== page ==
Moishes Steakhouse

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Moishes Steakhouse is one of the oldest and most respected[1] restaurants in Montreal, Canada. Founded in 1938 by Moishe Lighter,[2] it was initially called "Romanian Paradise." Legend has it that Lighter, an immigrant from Romania to Canada, became the owner of the restaurant in a card game. The restaurant's name was changed to "Moishes" at the outset of World War II. The restaurant remains a fixture of Montreal and "The Main" neighborhood of Montreal today. The Main and its residents are prominent in Montreal literature and culture, as most famously represented in the writing of Montreal's Mordecai Richler. (Richler himself was a long-time Moishes client, and the restaurant features prominently in much of his work.)

The restaurant has been in its location at 3961 Saint Laurent Boulevard since its founding, in an area that was the historic Jewish quarter. Identified as a "Jewish steakhouse," its menu was based on traditional Old World recipes, and it catered to the mainly Central European immigrant residents of The Main neighbourhood. The influence of Romanian cuisine has had a significant shaping influence on the culinary culture of Montreal, producing, among other staples, the Montreal-style steak spice, bagels and smoked meat for which the city has become known.

Reception and awards[edit]

The restaurant won a Wine Spectator Award of Excellence in 2011,[3] and was named by Forbes Magazine as one of the Top 10 Steakhouses in the World.[4]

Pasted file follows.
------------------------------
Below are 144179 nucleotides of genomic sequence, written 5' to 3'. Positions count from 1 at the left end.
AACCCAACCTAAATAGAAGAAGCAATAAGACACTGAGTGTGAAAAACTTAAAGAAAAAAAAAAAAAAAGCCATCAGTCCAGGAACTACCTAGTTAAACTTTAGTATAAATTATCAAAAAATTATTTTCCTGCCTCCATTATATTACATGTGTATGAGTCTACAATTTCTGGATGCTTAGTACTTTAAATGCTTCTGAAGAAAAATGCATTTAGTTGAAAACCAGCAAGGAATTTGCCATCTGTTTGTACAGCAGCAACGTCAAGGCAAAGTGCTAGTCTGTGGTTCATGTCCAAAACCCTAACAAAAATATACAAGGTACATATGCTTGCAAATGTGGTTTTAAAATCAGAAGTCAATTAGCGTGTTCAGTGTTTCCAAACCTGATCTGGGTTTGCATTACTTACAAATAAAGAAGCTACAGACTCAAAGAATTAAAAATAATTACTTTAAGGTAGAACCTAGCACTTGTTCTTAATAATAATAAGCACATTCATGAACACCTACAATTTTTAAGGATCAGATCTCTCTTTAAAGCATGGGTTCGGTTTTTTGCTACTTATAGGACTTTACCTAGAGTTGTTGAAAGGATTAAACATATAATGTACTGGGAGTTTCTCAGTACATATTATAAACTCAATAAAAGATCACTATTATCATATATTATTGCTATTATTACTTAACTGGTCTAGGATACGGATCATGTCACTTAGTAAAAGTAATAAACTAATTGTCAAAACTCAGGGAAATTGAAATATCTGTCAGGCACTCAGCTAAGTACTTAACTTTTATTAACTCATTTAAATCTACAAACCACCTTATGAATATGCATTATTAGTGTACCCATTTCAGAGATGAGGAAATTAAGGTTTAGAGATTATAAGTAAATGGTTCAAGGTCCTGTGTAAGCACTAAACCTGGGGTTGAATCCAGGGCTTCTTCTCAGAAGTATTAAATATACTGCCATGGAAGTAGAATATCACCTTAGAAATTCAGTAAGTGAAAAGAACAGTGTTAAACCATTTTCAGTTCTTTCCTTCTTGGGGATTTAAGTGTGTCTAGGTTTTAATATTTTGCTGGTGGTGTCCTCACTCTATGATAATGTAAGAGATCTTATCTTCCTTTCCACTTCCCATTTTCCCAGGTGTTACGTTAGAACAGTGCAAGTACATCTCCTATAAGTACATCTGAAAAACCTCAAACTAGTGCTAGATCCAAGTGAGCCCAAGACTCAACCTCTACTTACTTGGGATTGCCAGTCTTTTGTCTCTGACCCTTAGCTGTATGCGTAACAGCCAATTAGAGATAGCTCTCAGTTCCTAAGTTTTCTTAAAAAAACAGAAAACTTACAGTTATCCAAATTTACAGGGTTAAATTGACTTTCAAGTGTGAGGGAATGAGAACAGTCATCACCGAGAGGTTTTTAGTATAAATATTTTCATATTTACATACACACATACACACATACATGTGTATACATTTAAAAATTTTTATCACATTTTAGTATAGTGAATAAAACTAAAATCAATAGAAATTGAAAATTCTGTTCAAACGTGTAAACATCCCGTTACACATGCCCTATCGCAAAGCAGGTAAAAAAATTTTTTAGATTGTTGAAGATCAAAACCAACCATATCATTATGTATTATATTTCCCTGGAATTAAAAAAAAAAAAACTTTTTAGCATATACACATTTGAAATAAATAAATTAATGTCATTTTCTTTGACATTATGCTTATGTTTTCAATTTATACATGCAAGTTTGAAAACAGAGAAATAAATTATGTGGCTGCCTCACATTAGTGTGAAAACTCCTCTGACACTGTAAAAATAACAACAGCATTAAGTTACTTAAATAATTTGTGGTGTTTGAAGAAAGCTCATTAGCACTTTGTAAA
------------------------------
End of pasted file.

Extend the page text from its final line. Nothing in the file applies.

Notable clientele[edit]

Over the decades, Moishes became a draw for Montrealers of all backgrounds and walks of life. In addition to "regular" Montrealers, it has been frequented by a long list of celebrities, politicians and athletes who have included Penélope Cruz, Robert De Niro, Céline Dion, Paul Newman, Sharon Stone, Robert Downey Jr. and Don Rickles.[2] Karol Wojtyla, who would later become Pope John Paul II, ate there while still a Cardinal.[2]

References[edit]

  1. ^ "Moishe's ranked among the best". Canada.com (Originally published in The Gazette, Montreal). January 16, 2008. Retrieved December 20, 2011. 
  2. ^ a b c Hays, Matthew (August 2, 2003). "On Montreal's ever-changing strip, the Main, Moishes steakhouse endures". The Globe and Mail. Retrieved December 20, 2011. 
  3. ^ "2011 restaurant award winner: Moishes Steakhouse". Wine Spectator. Retrieved March 19, 2012. 
  4. ^ "Our Restaurant: Montreal’s Authentic Steakhouse since 1938". Moishes.ca (Official website). Retrieved March 19, 2012. 

Additional sources[edit]

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